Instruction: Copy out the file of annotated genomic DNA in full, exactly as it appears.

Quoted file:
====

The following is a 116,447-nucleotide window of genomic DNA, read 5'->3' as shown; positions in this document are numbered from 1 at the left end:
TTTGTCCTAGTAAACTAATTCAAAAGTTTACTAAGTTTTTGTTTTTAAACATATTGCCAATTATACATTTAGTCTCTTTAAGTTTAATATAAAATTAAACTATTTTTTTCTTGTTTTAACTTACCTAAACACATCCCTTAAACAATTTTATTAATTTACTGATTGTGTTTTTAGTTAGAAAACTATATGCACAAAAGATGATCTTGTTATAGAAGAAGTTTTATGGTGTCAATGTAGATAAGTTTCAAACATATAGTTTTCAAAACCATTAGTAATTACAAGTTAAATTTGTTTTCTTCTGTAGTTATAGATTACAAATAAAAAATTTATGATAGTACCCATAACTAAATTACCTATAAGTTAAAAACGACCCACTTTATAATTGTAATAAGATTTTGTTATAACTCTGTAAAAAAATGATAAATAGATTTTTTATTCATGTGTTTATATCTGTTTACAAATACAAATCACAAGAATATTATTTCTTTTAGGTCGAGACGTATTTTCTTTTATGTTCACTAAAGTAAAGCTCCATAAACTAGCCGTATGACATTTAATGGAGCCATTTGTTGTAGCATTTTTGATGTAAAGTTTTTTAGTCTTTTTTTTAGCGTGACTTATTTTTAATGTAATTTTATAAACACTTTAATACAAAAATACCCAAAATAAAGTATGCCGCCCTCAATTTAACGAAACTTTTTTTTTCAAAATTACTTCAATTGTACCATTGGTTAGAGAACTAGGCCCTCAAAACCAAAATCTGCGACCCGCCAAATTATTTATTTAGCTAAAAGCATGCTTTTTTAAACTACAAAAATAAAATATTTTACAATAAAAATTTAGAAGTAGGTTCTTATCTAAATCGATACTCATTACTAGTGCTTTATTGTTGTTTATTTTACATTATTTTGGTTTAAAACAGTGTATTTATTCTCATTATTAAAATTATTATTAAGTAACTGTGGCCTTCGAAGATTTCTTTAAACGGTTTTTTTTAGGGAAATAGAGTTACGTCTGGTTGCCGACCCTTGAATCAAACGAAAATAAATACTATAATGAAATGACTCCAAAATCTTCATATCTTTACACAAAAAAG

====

The following is a 116,447-nucleotide window of genomic DNA, read 5'->3' as shown; positions in this document are numbered from 1 at the left end:
TTTGTCCTAGTAAACTAATTCAAAAGTTTACTAAGTTTTTGTTTTTAAACATATTGCCAATTATACATTTAGTCTCTTTAAGTTTAATATAAAATTAAACTATTTTTTTCTTGTTTTAACTTACCTAAACACATCCCTTAAACAATTTTATTAATTTACTGATTGTGTTTTTAGTTAGAAAACTATATGCACAAAAGATGATCTTGTTATAGAAGAAGTTTTATGGTGTCAATGTAGATAAGTTTCAAACATATAGTTTTCAAAACCATTAGTAATTACAAGTTAAATTTGTTTTCTTCTGTAGTTATAGATTACAAATAAAAAATTTATGATAGTACCCATAACTAAATTACCTATAAGTTAAAAACGACCCACTTTATAATTGTAATAAGATTTTGTTATAACTCTGTAAAAAAATGATAAATAGATTTTTTATTCATGTGTTTATATCTGTTTACAAATACAAATCACAAGAATATTATTTCTTTTAGGTCGAGACGTATTTTCTTTTATGTTCACTAAAGTAAAGCTCCATAAACTAGCCGTATGACATTTAATGGAGCCATTTGTTGTAGCATTTTTGATGTAAAGTTTTTTAGTCTTTTTTTTAGCGTGACTTATTTTTAATGTAATTTTATAAACACTTTAATACAAAAATACCCAAAATAAAGTATGCCGCCCTCAATTTAACGAAACTTTTTTTTTCAAAATTACTTCAATTGTACCATTGGTTAGAGAACTAGGCCCTCAAAACCAAAATCTGCGACCCGCCAAATTATTTATTTAGCTAAAAGCATGCTTTTTTAAACTACAAAAATAAAATATTTTACAATAAAAATTTAGAAGTAGGTTCTTATCTAAATCGATACTCATTACTAGTGCTTTATTGTTGTTTATTTTACATTATTTTGGTTTAAAACAGTGTATTTATTCTCATTATTAAAATTATTATTAAGTAACTGTGGCCTTCGAAGATTTCTTTAAACGGTTTTTTTTAGGGAAATAGAGTTACGTCTGGTTGCCGACCCTTGAATCAAACGAAAATAAATACTATAATGAAATGACTCCAAAATCTTCATATCTTTACACAAAAAAG